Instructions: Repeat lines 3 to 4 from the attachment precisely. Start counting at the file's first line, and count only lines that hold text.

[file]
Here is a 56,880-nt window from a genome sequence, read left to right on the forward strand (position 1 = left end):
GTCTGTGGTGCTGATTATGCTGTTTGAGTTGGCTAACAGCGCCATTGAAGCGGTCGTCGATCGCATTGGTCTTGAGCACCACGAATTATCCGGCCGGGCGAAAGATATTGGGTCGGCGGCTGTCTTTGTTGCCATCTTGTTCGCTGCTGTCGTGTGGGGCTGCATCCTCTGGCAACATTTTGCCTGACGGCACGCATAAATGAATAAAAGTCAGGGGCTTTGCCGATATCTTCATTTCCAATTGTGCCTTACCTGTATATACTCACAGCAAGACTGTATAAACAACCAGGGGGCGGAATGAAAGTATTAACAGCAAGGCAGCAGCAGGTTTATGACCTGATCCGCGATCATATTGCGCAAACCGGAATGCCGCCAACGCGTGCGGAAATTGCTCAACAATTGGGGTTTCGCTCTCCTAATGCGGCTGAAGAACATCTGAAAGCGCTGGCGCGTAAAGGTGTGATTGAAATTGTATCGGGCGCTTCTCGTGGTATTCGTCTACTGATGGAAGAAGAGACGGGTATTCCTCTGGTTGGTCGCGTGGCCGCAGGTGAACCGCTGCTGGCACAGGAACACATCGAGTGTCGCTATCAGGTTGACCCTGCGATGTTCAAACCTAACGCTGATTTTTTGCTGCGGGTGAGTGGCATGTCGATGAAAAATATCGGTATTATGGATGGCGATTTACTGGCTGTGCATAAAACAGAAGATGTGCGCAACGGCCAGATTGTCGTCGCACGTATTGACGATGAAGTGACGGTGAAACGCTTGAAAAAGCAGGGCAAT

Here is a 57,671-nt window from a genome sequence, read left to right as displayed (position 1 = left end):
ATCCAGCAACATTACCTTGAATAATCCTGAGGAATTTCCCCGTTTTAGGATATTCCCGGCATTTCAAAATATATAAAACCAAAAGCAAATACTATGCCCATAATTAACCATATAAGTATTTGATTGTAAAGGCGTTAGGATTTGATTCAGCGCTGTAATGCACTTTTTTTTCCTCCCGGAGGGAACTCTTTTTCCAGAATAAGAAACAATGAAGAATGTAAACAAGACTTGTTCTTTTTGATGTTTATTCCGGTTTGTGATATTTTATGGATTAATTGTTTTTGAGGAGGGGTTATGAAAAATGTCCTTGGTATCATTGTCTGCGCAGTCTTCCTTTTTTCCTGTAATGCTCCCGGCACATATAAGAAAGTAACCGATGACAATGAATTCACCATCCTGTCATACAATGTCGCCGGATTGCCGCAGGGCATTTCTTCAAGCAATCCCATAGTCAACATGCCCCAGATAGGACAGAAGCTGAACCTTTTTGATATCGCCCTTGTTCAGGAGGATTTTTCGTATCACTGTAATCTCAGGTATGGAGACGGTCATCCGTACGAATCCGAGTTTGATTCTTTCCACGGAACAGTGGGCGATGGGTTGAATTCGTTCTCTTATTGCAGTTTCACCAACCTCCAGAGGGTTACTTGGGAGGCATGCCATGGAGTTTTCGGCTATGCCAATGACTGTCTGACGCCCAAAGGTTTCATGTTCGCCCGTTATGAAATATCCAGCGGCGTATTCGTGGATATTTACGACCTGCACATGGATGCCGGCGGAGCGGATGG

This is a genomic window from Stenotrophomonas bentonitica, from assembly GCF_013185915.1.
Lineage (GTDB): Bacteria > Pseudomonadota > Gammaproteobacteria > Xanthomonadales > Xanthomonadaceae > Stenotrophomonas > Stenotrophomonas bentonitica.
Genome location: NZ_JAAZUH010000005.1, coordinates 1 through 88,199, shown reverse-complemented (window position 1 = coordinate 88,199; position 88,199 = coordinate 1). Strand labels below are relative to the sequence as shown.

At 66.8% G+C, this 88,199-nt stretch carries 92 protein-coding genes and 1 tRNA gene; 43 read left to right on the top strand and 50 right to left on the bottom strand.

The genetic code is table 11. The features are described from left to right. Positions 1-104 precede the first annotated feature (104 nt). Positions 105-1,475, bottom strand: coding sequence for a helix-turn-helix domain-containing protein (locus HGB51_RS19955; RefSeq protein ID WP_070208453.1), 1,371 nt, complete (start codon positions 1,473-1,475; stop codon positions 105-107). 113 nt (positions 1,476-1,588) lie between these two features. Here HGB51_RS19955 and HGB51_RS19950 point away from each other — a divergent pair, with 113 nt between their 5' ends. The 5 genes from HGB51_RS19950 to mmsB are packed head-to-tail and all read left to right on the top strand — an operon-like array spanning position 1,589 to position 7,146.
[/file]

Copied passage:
Here is a 57,671-nt window from a genome sequence, read left to right as displayed (position 1 = left end):
ATCCAGCAACATTACCTTGAATAATCCTGAGGAATTTCCCCGTTTTAGGATATTCCCGGCATTTCAAAATATATAAAACCAAAAGCAAATACTATGCCCATAATTAACCATATAAGTATTTGATTGTAAAGGCGTTAGGATTTGATTCAGCGCTGTAATGCACTTTTTTTTCCTCCCGGAGGGAACTCTTTTTCCAGAATAAGAAACAATGAAGAATGTAAACAAGACTTGTTCTTTTTGATGTTTATTCCGGTTTGTGATATTTTATGGATTAATTGTTTTTGAGGAGGGGTTATGAAAAATGTCCTTGGTATCATTGTCTGCGCAGTCTTCCTTTTTTCCTGTAATGCTCCCGGCACATATAAGAAAGTAACCGATGACAATGAATTCACCATCCTGTCATACAATGTCGCCGGATTGCCGCAGGGCATTTCTTCAAGCAATCCCATAGTCAACATGCCCCAGATAGGACAGAAGCTGAACCTTTTTGATATCGCCCTTGTTCAGGAGGATTTTTCGTATCACTGTAATCTCAGGTATGGAGACGGTCATCCGTACGAATCCGAGTTTGATTCTTTCCACGGAACAGTGGGCGATGGGTTGAATTCGTTCTCTTATTGCAGTTTCACCAACCTCCAGAGGGTTACTTGGGAGGCATGCCATGGAGTTTTCGGCTATGCCAATGACTGTCTGACGCCCAAAGGTTTCATGTTCGCCCGTTATGAAATATCCAGCGGCGTATTCGTGGATATTTACGACCTGCACATGGATGCCGGCGGAGCGGATGG